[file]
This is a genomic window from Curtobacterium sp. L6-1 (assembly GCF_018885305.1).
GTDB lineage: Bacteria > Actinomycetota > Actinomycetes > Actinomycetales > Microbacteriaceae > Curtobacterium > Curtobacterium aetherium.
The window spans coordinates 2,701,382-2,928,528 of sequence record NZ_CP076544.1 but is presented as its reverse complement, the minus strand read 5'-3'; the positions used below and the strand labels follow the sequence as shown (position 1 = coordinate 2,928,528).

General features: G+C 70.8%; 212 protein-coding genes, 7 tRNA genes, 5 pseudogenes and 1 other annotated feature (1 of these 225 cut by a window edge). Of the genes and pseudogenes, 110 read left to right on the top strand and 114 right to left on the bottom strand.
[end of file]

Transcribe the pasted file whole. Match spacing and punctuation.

This is a genomic window from Curtobacterium sp. L6-1 (assembly GCF_018885305.1).
GTDB lineage: Bacteria > Actinomycetota > Actinomycetes > Actinomycetales > Microbacteriaceae > Curtobacterium > Curtobacterium aetherium.
The window spans coordinates 2,701,382-2,928,528 of sequence record NZ_CP076544.1 but is presented as its reverse complement, the minus strand read 5'-3'; the positions used below and the strand labels follow the sequence as shown (position 1 = coordinate 2,928,528).

General features: G+C 70.8%; 212 protein-coding genes, 7 tRNA genes, 5 pseudogenes and 1 other annotated feature (1 of these 225 cut by a window edge). Of the genes and pseudogenes, 110 read left to right on the top strand and 114 right to left on the bottom strand.